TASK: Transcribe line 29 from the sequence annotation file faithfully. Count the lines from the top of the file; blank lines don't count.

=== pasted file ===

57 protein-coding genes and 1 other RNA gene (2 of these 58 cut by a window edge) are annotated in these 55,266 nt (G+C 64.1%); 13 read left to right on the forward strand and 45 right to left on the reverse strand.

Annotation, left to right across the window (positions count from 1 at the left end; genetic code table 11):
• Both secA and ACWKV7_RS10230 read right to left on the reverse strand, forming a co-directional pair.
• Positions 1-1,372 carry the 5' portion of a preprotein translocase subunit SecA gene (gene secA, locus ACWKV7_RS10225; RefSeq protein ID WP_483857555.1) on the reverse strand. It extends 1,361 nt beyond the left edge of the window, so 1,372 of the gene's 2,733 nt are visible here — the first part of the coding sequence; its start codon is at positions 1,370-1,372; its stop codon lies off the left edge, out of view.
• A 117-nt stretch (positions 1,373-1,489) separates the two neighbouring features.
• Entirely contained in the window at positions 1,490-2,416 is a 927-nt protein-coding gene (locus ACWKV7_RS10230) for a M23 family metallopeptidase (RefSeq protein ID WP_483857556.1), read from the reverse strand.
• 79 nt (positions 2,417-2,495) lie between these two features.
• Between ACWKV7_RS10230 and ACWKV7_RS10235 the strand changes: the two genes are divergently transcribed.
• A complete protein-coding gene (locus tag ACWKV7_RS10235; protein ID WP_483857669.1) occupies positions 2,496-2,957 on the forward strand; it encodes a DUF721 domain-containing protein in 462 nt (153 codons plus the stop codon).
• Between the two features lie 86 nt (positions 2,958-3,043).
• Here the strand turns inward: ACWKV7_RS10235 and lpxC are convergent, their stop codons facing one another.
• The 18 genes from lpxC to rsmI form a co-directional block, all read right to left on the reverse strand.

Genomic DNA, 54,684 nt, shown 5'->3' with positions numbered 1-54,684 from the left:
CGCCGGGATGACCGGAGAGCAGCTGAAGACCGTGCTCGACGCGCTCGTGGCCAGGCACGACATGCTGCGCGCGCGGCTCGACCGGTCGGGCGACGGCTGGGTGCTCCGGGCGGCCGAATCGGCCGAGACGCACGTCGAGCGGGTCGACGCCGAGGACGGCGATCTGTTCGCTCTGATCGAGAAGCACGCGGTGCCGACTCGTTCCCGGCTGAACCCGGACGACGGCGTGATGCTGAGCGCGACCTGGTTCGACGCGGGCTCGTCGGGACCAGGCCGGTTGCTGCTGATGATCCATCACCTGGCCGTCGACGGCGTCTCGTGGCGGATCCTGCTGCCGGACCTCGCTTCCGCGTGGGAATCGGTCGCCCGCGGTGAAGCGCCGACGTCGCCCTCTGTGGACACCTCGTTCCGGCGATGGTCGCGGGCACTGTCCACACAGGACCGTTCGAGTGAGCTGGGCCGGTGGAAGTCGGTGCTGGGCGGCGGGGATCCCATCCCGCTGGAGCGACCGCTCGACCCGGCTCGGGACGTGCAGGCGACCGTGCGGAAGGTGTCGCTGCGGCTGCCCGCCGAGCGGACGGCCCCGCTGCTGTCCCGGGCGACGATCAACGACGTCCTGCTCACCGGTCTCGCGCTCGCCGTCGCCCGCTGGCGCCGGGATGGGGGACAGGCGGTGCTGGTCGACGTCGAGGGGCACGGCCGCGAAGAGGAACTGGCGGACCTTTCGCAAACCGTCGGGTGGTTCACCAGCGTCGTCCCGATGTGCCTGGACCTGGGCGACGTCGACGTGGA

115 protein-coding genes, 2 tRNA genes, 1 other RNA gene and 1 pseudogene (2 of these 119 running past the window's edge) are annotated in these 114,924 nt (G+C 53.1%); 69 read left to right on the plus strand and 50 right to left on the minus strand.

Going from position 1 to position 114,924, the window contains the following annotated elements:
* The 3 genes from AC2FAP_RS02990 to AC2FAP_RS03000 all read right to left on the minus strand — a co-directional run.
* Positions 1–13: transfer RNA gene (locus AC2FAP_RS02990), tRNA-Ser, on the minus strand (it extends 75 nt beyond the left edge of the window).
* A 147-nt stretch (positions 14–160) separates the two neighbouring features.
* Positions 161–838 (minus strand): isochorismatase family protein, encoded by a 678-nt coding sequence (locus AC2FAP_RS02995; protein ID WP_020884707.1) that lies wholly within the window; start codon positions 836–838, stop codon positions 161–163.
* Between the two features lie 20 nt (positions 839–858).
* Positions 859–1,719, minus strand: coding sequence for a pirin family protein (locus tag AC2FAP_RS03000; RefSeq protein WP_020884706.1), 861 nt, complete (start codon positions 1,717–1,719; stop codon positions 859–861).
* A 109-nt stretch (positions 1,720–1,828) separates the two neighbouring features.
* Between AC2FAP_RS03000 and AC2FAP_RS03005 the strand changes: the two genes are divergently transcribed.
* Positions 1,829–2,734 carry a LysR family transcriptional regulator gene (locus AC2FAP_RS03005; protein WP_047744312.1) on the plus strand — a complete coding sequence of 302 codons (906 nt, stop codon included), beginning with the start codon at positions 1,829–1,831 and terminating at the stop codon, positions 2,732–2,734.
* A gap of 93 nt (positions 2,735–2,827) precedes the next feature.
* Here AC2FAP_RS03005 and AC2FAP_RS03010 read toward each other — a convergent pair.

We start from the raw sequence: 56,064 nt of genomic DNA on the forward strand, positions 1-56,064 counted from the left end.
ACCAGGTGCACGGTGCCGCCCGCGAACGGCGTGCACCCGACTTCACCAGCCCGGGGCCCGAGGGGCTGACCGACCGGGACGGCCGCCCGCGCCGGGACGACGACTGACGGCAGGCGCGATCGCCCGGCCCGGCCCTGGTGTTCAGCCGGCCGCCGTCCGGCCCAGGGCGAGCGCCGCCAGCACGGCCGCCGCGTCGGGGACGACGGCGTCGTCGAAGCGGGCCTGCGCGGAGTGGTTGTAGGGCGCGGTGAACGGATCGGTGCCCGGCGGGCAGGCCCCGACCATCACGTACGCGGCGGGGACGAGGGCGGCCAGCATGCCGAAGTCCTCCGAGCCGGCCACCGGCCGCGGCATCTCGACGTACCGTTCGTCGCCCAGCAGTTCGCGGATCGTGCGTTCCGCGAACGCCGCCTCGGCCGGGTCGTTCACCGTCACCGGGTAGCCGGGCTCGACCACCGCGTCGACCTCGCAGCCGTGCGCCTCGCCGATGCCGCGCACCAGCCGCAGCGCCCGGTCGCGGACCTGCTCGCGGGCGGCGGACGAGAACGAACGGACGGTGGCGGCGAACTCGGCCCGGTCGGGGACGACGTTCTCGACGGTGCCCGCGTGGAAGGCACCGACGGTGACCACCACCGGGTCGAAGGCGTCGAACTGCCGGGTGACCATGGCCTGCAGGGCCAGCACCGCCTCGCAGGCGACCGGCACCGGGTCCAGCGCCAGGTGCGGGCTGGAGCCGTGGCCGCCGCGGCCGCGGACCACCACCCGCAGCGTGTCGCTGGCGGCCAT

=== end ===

ACCAGGTGCACGGTGCCGCCCGCGAACGGCGTGCACCCGACTTCACCAGCCCGGGGCCCGAGGGGCTGACCGACCGGGACGGCCGCCCGCGCCGGGACGACGACTGACGGCAGGCGCGATCGCCCGGCCCGGCCCTGGTGTTCAGCCGGCCGCCGTCCGGCCCAGGGCGAGCGCCGCCAGCACGGCCGCCGCGTCGGGGACGACGGCGTCGTCGAAGCGGGCCTGCGCGGAGTGGTTGTAGGGCGCGGTGAACGGATCGGTGCCCGGCGGGCAGGCCCCGACCATCACGTACGCGGCGGGGACGAGGGCGGCCAGCATGCCGAAGTCCTCCGAGCCGGCCACCGGCCGCGGCATCTCGACGTACCGTTCGTCGCCCAGCAGTTCGCGGATCGTGCGTTCCGCGAACGCCGCCTCGGCCGGGTCGTTCACCGTCACCGGGTAGCCGGGCTCGACCACCGCGTCGACCTCGCAGCCGTGCGCCTCGCCGATGCCGCGCACCAGCCGCAGCGCCCGGTCGCGGACCTGCTCGCGGGCGGCGGACGAGAACGAACGGACGGTGGCGGCGAACTCGGCCCGGTCGGGGACGACGTTCTCGACGGTGCCCGCGTGGAAGGCACCGACGGTGACCACCACCGGGTCGAAGGCGTCGAACTGCCGGGTGACCATGGCCTGCAGGGCCAGCACCGCCTCGCAGGCGACCGGCACCGGGTCCAGCGCCAGGTGCGGGCTGGAGCCGTGGCCGCCGCGGCCGCGGACCACCACCCGCAGCGTGTCGCTGGCGGCCAT